Out of the frying pan and into the truck

Restaurant owner uses old cooking oil and chicken fat to produce biodiesel fuel

Roy de Gouveia has owned various restaurants in the Western Cape, including Wakame, Wasabi and Salushi. In 2009, he began collecting waste cooking oil from up to 150 restaurants and chicken fat from Pick ‘n Pay rotisseries for conversion into biodiesel using the Jet Reactor patented by Org Nieuwoudt.

The fuel has a minimal impact on the environment because it is non-toxic, has a higher flashpoint than mineral diesel so it is safer to handle and reduces exhaust emissions. Four hundred litres of biodiesel substituted for mineral diesel reduces carbon dioxide emissions by one ton.

The first company to use Biogreen diesel blended with mineral diesel was Cape Concrete in its trucks delivering concrete for building the Green Point stadium. By using a 20% blend of biodiesel in their delivery trucks, Pick ‘n Pay and Spar will save about 1 500 tons of carbon emissions over the next year in the Western Cape alone.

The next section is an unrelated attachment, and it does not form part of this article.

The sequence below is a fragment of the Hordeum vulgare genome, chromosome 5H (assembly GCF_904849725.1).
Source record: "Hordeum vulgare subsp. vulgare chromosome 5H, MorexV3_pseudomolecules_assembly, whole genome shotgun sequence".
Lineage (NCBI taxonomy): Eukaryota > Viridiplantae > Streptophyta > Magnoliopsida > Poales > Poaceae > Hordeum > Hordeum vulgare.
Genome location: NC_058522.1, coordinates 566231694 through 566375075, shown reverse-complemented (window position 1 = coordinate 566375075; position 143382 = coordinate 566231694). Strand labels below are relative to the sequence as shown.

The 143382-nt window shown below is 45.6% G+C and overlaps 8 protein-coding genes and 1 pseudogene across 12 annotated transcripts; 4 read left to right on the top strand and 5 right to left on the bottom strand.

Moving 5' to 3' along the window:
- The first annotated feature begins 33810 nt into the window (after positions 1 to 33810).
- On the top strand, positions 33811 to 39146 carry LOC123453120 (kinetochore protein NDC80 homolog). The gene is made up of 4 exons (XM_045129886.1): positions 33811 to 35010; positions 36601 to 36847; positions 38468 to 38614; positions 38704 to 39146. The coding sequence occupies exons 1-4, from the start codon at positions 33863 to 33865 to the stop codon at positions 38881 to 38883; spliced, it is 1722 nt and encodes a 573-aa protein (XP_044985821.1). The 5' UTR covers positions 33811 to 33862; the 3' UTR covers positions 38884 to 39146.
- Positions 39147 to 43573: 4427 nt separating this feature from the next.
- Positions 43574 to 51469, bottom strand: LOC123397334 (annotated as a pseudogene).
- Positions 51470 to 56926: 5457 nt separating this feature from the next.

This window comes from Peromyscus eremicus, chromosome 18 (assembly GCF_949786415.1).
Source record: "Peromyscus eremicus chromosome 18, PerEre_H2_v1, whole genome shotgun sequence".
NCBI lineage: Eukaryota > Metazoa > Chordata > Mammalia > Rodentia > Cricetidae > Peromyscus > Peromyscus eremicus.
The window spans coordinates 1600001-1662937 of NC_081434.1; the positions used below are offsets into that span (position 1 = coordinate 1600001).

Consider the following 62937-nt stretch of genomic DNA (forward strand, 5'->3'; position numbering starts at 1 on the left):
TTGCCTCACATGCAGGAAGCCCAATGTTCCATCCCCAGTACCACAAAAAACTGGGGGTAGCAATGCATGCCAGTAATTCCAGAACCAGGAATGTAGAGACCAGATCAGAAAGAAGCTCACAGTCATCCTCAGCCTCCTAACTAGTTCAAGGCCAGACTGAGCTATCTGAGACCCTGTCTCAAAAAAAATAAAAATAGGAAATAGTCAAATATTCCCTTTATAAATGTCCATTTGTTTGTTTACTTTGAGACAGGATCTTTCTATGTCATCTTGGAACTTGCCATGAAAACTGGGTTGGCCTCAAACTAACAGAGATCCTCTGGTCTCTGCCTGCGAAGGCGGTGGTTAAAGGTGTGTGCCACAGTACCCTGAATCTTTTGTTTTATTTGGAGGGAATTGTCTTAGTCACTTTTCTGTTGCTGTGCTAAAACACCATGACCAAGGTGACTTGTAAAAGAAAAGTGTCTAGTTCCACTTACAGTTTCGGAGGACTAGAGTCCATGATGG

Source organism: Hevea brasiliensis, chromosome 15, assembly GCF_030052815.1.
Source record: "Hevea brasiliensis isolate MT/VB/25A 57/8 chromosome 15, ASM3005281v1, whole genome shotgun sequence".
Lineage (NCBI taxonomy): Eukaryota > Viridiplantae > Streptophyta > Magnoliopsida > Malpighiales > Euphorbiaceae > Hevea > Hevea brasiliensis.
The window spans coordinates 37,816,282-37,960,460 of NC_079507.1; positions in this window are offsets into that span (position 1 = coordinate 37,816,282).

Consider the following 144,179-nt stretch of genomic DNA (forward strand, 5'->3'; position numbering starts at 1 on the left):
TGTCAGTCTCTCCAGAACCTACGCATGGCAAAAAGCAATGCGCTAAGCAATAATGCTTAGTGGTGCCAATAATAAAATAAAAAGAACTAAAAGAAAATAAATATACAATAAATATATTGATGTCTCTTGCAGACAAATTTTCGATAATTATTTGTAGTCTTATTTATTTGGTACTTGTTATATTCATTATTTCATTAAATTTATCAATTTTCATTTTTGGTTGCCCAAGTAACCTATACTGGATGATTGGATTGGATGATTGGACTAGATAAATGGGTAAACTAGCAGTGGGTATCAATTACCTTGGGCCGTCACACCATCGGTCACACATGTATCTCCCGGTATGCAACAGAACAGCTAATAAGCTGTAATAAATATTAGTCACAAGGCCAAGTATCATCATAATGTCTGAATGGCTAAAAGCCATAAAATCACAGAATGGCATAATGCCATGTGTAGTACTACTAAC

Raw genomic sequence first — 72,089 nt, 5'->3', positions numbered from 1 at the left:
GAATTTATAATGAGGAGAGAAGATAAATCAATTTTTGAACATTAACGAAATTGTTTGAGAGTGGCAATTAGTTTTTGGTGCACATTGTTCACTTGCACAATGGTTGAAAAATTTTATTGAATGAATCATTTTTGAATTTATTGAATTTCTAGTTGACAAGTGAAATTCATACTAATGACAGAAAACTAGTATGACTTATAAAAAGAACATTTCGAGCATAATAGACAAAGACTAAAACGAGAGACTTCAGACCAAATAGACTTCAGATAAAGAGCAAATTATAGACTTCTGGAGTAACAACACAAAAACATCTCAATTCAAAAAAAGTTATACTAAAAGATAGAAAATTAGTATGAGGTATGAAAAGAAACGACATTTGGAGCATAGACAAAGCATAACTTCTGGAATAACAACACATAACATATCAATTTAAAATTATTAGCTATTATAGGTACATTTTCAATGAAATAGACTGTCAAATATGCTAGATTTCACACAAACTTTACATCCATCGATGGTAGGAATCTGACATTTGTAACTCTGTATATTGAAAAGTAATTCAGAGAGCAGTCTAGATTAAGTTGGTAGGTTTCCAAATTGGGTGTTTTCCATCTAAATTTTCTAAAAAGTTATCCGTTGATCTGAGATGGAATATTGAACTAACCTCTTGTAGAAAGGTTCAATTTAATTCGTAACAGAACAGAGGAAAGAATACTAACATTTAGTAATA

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South African invented Jet Reactor uses fewer chemicals and less electricity than traditional production methods and is perfect for franchising the process

The production process involves the reaction of natural oils with an alcohol and the mixture is then refined to create molecules that can be easily burned in a diesel engine in a pure o blended form. It will not adversely affect the engine and can in fact improve its operation. A by-product of the process is glycerine which can be used in personal care products or other chemical applications.

The Jet Reactor is compact and self-contained and is very suitable for an entrepreneur to set up a biodiesel production facility as a franchise operation.